Helping to improve the group stereotype

Nick Hopkins, Steve Reicher, Kate Harrison, Clare Cassidy, Rebecca Bull, Mark Levine

    Research output: Contribution to journalArticlepeer-review

    144 Citations (Scopus)


    Three studies consider a basis for intergroup helping. Specifically, they show that group members may help others to disconfirm a stereotype of their own group as mean. Study 1 shows that Scots believe they are seen as mean by the English, resent this stereotype, are motivated to refute it, and believe out-group helping is a particularly effective way of doing so. Study 2 shows that increasing the salience of the English stereotype of the Scottish as mean leads Scots to accentuate the extent to which Scots are depicted as generous. Study 3 shows that increasing the salience of the stereotype of the Scots as mean results in an increase in the help volunteered to out-group members. These results highlight how strategic concerns may result in out-group helping. In turn, they underscore the point that helping others may be a means to advance a group's interest.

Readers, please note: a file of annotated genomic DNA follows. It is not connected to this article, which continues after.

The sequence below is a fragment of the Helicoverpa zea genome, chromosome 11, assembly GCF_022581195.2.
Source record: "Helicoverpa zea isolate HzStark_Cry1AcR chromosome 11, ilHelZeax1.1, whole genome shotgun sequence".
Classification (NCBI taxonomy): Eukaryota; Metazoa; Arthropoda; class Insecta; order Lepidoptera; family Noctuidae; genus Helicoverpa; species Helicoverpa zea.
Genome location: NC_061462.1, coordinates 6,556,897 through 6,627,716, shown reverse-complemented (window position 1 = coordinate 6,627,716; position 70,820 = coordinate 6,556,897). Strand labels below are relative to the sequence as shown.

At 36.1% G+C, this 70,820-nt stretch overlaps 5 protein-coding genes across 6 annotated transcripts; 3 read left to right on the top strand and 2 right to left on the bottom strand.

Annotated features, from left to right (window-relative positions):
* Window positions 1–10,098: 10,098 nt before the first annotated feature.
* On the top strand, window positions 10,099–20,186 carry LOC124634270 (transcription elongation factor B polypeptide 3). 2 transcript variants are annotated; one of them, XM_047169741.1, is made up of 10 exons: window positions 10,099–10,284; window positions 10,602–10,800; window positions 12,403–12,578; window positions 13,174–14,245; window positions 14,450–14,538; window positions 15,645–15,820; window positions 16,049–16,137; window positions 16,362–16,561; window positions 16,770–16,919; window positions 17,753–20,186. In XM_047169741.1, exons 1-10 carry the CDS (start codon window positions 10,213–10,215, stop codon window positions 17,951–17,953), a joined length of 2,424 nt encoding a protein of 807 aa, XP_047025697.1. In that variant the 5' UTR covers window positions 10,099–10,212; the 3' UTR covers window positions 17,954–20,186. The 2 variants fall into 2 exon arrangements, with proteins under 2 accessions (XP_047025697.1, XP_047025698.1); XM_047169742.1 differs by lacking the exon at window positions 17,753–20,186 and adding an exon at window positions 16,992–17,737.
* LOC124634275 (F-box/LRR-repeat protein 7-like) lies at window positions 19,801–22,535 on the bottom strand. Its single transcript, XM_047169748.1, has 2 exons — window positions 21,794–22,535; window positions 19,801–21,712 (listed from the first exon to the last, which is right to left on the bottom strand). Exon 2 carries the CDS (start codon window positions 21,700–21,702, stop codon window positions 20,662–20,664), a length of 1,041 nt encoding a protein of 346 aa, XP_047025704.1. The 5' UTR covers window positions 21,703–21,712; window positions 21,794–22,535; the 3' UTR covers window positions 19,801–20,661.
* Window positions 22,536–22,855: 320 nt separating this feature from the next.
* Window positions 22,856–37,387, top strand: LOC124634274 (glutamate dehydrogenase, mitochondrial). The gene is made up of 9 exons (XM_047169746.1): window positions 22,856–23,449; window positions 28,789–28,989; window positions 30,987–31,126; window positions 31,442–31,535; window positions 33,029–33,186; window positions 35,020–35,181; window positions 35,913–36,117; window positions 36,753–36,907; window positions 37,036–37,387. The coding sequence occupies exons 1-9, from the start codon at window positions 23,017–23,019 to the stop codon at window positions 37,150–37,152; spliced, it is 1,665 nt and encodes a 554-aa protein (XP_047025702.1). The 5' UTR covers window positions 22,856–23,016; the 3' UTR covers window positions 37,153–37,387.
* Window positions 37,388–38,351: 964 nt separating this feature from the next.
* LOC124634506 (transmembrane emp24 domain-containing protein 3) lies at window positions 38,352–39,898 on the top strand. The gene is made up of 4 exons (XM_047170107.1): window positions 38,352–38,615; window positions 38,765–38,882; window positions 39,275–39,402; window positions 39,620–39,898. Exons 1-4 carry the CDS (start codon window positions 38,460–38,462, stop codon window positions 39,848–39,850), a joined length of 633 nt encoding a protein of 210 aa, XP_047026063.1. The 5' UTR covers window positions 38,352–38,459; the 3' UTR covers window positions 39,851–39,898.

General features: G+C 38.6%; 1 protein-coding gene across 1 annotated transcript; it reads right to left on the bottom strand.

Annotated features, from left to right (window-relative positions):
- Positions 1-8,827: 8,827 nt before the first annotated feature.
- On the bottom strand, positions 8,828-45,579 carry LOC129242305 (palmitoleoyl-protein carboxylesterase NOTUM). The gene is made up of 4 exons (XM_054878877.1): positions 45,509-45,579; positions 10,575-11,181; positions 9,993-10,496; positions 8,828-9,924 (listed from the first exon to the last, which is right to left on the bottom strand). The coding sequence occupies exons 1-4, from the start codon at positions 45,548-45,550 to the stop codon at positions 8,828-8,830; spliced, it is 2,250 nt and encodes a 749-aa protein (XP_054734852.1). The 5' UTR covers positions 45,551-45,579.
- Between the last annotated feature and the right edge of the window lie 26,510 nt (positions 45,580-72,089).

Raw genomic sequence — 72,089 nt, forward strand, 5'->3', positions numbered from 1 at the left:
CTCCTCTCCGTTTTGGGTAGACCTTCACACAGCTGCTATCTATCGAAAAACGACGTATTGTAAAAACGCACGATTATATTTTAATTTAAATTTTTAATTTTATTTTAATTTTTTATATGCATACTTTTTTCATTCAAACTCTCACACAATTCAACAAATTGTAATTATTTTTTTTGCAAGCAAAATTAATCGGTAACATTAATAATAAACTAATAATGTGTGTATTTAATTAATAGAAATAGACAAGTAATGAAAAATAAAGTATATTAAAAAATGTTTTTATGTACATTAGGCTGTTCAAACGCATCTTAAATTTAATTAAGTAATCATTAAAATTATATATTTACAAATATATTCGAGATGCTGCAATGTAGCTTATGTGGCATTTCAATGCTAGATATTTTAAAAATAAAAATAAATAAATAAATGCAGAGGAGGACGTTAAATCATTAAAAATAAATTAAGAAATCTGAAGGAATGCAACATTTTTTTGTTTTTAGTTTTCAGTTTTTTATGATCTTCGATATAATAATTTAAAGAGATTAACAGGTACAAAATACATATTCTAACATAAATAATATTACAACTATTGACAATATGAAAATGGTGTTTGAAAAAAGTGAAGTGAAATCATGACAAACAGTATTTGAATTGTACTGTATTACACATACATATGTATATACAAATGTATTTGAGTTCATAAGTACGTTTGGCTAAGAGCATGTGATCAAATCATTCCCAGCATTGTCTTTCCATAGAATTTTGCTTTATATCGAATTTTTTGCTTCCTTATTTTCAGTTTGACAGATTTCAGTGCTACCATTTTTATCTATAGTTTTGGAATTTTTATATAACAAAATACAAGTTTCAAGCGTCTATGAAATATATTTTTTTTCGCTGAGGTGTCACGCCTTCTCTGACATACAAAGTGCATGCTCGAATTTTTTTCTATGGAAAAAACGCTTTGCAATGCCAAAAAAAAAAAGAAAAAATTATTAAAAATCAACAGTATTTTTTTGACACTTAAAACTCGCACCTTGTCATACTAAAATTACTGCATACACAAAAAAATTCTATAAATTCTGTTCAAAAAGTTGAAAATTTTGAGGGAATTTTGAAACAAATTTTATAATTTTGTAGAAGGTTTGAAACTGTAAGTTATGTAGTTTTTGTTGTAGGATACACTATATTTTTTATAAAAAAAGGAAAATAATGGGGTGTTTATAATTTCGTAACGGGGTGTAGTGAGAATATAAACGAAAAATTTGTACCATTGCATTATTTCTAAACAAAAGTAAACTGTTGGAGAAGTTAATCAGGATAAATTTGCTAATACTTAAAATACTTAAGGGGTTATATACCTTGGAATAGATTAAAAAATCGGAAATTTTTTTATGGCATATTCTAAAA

Original languageEnglish
    Pages (from-to)776-788
    Number of pages13
    JournalPersonality and Social Psychology Bulletin
    Issue number6
    Publication statusPublished - 2007


    • Metastereotypes
    • Prosocial behavior
    • Out-group helping


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